antiobiotics, pill, in hands

Antibiotics, chiefly azithromycin, were commonly prescribed to Medicare beneficiaries diagnosed with COVID-19 during the pandemic’s first year, CDC researchers have found.

Investigators analyzed Medicare records from April 2020 to April 2021 to identify beneficiaries with a COVID-19 outpatient visit (including telehealth visits) and associated antibiotic prescriptions. Fully 30% of outpatient visits during this time were linked to an antibiotic prescription and more than half of these were for azithromycin, reported Sharon V. Tsay, M.D., and colleagues from the agency’s Division of Healthcare Quality and Promotion.

Not only have randomized clinical trials not shown any benefit of azithromycin in treating COVID-19, but treatment of the disease with these drugs has been linked to antimicrobial resistance, the authors wrote in a research letter published last week in JAMA.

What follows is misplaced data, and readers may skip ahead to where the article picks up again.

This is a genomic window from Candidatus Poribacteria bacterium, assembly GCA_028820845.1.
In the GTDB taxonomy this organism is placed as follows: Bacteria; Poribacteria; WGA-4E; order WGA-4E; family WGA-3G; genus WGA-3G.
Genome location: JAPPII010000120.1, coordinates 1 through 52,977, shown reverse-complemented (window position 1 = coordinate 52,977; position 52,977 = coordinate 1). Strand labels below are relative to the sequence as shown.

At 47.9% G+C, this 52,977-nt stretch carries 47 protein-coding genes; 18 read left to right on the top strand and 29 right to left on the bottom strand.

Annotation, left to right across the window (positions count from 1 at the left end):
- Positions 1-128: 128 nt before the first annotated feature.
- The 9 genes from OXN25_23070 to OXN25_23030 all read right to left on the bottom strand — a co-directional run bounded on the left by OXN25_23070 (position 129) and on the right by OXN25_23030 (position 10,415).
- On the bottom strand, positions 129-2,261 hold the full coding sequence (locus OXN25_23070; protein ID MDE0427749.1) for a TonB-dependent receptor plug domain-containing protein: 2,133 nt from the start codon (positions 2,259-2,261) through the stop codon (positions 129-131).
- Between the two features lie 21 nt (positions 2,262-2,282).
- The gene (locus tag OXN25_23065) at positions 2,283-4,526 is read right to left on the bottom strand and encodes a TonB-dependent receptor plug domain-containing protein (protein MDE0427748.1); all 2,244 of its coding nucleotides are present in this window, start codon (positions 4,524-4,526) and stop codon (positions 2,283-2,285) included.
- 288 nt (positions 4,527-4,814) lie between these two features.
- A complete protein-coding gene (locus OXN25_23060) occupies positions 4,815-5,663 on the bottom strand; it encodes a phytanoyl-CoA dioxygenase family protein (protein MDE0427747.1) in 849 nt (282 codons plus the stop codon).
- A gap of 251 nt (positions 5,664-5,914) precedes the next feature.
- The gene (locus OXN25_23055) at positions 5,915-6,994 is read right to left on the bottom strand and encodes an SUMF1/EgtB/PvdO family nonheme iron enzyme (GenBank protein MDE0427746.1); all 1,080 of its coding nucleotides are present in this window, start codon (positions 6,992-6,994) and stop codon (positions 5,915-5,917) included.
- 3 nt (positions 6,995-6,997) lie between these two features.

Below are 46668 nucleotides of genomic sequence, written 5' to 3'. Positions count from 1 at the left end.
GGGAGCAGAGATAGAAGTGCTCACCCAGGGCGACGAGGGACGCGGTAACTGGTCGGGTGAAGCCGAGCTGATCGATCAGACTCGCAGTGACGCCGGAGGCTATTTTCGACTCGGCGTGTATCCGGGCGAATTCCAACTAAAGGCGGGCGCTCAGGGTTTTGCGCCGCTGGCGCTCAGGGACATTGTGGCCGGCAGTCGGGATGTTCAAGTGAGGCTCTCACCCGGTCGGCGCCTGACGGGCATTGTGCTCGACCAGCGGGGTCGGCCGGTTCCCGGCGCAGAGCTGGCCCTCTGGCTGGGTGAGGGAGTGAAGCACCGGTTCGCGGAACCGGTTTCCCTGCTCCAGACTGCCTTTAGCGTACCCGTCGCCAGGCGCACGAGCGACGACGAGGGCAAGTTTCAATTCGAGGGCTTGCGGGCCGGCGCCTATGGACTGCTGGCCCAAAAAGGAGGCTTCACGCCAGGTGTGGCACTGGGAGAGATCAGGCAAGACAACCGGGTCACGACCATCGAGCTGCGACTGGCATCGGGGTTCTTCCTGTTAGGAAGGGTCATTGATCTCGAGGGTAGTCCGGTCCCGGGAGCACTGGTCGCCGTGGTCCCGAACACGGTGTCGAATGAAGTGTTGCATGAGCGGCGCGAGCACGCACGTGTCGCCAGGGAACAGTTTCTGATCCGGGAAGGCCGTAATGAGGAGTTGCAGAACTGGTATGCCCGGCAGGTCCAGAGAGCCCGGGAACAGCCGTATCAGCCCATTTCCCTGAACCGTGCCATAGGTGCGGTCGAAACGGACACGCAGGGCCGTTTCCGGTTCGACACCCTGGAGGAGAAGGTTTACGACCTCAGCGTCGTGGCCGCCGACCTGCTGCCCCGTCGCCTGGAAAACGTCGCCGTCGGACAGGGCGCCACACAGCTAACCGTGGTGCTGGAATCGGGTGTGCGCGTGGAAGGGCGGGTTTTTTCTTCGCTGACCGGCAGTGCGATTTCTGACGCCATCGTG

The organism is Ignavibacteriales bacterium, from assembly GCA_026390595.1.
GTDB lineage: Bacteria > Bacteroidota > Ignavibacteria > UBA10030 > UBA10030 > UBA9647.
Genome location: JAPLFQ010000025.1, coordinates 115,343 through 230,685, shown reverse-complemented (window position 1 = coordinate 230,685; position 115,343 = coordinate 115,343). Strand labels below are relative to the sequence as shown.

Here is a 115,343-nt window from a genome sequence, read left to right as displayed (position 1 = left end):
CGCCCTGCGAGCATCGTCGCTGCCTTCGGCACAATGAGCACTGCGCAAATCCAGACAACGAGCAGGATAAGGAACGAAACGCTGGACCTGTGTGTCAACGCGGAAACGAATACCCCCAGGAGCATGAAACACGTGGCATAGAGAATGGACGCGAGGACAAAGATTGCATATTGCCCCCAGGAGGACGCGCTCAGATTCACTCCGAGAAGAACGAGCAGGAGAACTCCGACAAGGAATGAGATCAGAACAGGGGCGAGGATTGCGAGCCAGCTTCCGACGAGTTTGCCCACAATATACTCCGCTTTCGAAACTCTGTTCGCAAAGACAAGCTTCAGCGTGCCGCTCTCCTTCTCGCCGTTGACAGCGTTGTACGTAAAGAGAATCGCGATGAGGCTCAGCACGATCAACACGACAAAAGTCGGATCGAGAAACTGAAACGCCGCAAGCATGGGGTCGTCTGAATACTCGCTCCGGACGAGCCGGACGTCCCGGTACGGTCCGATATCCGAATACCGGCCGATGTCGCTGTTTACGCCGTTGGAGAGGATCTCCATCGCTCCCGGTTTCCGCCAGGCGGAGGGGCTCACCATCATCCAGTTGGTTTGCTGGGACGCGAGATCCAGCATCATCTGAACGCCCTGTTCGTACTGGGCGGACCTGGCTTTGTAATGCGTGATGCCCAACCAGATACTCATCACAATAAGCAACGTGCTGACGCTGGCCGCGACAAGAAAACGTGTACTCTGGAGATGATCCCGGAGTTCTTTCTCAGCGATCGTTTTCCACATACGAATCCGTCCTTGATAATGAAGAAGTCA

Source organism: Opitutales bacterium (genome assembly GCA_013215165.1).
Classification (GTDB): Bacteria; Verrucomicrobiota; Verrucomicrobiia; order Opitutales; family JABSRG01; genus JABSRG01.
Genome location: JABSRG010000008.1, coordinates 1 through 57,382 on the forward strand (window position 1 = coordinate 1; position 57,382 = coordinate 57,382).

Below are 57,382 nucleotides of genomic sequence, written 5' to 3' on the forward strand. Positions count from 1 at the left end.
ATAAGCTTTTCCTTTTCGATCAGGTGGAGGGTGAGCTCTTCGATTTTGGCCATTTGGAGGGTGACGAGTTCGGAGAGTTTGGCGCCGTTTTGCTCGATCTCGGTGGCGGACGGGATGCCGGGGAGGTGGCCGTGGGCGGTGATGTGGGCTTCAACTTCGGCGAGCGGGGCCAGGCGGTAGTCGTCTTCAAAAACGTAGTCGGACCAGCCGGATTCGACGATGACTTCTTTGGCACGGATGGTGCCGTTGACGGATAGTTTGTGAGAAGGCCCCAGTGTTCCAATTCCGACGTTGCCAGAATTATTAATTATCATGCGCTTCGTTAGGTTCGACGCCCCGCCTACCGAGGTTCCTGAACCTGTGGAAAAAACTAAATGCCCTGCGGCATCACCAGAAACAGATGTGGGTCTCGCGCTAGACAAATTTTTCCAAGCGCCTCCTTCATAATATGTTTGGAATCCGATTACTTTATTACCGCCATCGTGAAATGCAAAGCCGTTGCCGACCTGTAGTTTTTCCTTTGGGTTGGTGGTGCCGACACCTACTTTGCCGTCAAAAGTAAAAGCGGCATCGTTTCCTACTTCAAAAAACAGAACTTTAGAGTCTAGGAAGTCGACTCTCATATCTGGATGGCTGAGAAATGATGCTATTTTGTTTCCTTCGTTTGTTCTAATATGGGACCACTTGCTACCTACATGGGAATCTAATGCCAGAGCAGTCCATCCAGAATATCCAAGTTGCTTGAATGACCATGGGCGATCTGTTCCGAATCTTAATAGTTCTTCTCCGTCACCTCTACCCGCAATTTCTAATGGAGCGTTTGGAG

The highest rates of antibiotic prescribing were in the emergency department, followed by telehealth visits. Urgent care centers, meanwhile, were most likely to prescribe azithromycin. Prescribing rates were also higher for non-Hispanic White beneficiaries than for those in other racial and ethnic groups, they reported. 

“These observations reinforce the importance of improving appropriate antibiotic prescribing in outpatient settings and avoiding unnecessary antibiotic use for viral infections such as COVID-19 in older adult populations,” the authors concluded.

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